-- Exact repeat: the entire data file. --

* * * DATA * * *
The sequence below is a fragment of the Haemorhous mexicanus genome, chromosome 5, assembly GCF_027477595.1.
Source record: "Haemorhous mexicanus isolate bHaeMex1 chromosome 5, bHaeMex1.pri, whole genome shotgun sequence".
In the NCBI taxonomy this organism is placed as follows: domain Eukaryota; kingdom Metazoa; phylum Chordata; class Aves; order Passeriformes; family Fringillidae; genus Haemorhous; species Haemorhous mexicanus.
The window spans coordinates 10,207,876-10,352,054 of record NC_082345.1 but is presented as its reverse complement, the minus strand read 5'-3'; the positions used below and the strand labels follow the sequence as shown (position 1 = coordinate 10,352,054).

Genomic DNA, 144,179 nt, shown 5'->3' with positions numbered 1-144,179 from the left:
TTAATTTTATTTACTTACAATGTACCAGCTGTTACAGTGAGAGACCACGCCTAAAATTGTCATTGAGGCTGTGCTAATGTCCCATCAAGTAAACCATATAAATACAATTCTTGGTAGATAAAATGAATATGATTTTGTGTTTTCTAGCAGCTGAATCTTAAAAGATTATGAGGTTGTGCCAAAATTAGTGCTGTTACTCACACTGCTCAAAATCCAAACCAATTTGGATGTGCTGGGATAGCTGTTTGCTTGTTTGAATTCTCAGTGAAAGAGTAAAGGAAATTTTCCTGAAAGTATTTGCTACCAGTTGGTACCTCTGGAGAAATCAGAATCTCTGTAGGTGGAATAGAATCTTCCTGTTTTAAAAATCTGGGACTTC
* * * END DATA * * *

The sequence below is a fragment of the Haemorhous mexicanus genome, chromosome 5, assembly GCF_027477595.1.
Source record: "Haemorhous mexicanus isolate bHaeMex1 chromosome 5, bHaeMex1.pri, whole genome shotgun sequence".
In the NCBI taxonomy this organism is placed as follows: domain Eukaryota; kingdom Metazoa; phylum Chordata; class Aves; order Passeriformes; family Fringillidae; genus Haemorhous; species Haemorhous mexicanus.
The window spans coordinates 10,207,876-10,352,054 of record NC_082345.1 but is presented as its reverse complement, the minus strand read 5'-3'; the positions used below and the strand labels follow the sequence as shown (position 1 = coordinate 10,352,054).

Genomic DNA, 144,179 nt, shown 5'->3' with positions numbered 1-144,179 from the left:
TTAATTTTATTTACTTACAATGTACCAGCTGTTACAGTGAGAGACCACGCCTAAAATTGTCATTGAGGCTGTGCTAATGTCCCATCAAGTAAACCATATAAATACAATTCTTGGTAGATAAAATGAATATGATTTTGTGTTTTCTAGCAGCTGAATCTTAAAAGATTATGAGGTTGTGCCAAAATTAGTGCTGTTACTCACACTGCTCAAAATCCAAACCAATTTGGATGTGCTGGGATAGCTGTTTGCTTGTTTGAATTCTCAGTGAAAGAGTAAAGGAAATTTTCCTGAAAGTATTTGCTACCAGTTGGTACCTCTGGAGAAATCAGAATCTCTGTAGGTGGAATAGAATCTTCCTGTTTTAAAAATCTGGGACTTC